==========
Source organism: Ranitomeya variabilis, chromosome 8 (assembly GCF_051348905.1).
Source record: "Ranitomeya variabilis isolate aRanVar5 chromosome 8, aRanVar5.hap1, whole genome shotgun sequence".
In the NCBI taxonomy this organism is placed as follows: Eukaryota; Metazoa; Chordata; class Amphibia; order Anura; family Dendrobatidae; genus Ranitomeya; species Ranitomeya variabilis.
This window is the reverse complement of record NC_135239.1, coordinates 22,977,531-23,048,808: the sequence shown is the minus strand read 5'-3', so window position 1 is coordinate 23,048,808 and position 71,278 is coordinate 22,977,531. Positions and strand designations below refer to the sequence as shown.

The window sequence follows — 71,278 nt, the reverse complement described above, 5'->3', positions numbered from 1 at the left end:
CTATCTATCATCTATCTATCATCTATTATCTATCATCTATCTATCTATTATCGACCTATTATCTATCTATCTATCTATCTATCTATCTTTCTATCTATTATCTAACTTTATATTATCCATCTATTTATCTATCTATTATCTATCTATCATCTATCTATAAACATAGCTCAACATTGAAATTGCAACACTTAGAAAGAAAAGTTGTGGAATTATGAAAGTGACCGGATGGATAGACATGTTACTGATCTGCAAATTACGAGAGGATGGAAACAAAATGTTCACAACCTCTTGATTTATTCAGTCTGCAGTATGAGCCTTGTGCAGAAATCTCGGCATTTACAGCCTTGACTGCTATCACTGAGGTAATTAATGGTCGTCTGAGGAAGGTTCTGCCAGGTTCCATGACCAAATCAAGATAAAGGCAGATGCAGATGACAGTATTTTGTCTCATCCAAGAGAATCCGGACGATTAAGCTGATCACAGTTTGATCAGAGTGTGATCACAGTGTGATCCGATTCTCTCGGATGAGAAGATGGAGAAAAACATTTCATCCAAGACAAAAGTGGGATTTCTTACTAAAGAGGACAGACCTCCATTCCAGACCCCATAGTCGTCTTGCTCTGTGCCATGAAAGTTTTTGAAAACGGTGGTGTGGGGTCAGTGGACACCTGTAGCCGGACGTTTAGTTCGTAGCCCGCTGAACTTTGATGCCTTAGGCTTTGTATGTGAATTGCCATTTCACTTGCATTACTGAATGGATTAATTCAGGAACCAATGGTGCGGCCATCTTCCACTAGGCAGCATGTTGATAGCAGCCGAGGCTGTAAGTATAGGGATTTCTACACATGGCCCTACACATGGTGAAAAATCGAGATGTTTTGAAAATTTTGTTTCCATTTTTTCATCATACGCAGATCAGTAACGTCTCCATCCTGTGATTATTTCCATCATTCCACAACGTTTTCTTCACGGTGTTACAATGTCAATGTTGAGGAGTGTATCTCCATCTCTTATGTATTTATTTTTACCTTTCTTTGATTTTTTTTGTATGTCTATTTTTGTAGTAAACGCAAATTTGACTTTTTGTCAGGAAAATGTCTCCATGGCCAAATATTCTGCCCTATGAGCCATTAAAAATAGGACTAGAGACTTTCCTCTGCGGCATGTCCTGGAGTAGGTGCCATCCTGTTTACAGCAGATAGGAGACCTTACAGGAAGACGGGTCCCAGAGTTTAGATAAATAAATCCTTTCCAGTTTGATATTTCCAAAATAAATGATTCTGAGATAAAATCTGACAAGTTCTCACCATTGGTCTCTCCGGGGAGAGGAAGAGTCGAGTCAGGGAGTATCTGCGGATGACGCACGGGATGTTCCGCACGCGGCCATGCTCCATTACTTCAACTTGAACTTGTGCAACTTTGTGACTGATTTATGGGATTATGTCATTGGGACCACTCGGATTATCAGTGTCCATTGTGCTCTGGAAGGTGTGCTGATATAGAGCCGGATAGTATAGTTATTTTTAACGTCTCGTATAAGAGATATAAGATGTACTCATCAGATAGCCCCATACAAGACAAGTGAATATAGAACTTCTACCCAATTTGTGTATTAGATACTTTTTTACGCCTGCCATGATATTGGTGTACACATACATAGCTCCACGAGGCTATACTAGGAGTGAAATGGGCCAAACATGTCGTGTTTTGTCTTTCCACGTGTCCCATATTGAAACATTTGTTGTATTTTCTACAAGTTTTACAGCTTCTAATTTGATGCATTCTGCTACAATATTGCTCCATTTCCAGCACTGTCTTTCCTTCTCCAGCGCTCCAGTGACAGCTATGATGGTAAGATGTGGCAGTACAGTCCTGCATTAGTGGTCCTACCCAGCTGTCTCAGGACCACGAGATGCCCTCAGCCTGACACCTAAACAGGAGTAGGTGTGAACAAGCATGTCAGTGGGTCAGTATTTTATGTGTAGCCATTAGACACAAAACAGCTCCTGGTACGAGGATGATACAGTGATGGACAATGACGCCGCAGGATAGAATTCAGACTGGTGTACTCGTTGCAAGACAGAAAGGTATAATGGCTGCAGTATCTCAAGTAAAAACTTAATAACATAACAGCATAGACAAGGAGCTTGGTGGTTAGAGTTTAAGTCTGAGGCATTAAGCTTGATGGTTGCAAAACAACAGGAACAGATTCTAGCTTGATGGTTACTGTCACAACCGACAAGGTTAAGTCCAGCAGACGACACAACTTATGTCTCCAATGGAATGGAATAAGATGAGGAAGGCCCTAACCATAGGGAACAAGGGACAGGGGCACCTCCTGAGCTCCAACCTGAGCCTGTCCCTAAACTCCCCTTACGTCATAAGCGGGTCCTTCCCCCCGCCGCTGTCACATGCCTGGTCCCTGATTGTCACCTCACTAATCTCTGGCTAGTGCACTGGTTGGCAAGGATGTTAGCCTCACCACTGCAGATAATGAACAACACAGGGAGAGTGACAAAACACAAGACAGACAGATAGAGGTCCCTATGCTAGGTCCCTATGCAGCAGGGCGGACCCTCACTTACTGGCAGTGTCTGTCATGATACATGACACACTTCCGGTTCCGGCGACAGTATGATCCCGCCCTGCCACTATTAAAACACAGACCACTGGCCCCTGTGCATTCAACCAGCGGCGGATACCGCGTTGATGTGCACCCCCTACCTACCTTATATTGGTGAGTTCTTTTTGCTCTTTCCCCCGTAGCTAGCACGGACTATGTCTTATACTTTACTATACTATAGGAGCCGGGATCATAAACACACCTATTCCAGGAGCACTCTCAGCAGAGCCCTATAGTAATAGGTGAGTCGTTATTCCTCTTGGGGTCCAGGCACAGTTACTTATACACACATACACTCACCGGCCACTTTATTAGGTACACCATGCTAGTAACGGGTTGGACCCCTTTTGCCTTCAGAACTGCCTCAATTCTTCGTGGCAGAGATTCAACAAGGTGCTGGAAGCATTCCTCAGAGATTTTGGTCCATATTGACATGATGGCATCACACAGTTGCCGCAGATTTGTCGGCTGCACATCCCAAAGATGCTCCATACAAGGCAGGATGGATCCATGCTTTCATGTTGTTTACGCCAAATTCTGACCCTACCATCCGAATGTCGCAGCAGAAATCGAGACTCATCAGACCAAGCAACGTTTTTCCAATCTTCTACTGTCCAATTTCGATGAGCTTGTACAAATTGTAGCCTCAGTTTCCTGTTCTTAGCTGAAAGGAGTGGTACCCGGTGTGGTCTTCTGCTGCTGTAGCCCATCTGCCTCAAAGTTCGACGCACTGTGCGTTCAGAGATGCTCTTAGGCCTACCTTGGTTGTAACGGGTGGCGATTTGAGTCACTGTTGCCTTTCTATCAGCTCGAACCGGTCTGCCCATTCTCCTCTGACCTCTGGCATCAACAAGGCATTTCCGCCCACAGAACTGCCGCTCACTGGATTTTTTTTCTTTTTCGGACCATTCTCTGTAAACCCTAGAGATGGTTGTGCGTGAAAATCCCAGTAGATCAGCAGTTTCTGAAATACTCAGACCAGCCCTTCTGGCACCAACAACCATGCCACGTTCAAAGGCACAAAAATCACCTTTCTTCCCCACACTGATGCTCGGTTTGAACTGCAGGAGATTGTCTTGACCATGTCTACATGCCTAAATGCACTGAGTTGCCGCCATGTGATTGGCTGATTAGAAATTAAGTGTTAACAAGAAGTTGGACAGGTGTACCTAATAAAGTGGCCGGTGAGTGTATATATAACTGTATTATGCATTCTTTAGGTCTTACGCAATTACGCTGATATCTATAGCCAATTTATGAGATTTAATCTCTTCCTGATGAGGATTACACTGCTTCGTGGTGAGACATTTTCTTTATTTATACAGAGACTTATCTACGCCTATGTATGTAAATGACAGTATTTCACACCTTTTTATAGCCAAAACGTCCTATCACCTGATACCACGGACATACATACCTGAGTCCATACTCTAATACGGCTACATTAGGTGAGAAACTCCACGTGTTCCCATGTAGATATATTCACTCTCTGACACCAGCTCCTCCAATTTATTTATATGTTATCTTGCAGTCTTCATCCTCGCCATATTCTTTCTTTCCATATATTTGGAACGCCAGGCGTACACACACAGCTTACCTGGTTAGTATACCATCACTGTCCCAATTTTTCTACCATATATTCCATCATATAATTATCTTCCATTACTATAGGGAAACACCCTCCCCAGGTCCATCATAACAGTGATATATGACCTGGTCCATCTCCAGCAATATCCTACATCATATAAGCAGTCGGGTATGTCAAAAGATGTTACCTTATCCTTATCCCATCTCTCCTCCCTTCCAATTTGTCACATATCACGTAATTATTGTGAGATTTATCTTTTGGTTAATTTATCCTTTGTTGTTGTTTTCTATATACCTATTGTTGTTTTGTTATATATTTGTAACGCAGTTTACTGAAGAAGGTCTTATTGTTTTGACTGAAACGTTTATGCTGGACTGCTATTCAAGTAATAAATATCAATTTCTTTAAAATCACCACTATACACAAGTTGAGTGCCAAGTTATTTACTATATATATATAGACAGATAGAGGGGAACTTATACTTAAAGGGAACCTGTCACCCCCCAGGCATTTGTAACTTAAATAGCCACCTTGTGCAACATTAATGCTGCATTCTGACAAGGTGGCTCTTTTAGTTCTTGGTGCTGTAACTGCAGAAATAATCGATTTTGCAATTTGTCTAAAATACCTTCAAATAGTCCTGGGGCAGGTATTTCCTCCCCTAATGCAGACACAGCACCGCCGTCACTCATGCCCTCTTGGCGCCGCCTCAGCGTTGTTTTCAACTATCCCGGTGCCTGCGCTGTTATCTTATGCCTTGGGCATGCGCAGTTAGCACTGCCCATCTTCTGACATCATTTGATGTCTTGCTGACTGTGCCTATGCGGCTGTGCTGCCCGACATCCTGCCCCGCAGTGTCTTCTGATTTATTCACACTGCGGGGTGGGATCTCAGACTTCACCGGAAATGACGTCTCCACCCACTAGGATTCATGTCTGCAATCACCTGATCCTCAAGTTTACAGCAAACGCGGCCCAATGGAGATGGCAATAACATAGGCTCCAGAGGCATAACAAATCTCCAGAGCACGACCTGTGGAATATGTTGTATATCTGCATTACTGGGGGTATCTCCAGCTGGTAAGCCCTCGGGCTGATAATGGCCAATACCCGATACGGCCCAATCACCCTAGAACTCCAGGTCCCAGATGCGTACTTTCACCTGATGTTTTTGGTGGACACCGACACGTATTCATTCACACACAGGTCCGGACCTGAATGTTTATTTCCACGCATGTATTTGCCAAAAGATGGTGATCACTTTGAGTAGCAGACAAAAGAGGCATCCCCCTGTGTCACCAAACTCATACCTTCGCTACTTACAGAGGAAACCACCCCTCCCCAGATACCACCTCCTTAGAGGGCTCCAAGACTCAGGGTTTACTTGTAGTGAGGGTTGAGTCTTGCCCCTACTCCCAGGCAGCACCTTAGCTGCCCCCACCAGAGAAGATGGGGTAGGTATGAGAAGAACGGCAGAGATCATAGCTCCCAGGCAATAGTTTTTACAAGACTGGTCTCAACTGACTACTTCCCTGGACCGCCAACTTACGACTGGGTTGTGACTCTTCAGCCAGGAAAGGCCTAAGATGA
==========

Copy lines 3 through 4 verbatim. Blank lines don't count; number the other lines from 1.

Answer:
In the NCBI taxonomy this organism is placed as follows: Eukaryota; Metazoa; Chordata; class Amphibia; order Anura; family Dendrobatidae; genus Ranitomeya; species Ranitomeya variabilis.
This window is the reverse complement of record NC_135239.1, coordinates 22,977,531-23,048,808: the sequence shown is the minus strand read 5'-3', so window position 1 is coordinate 23,048,808 and position 71,278 is coordinate 22,977,531. Positions and strand designations below refer to the sequence as shown.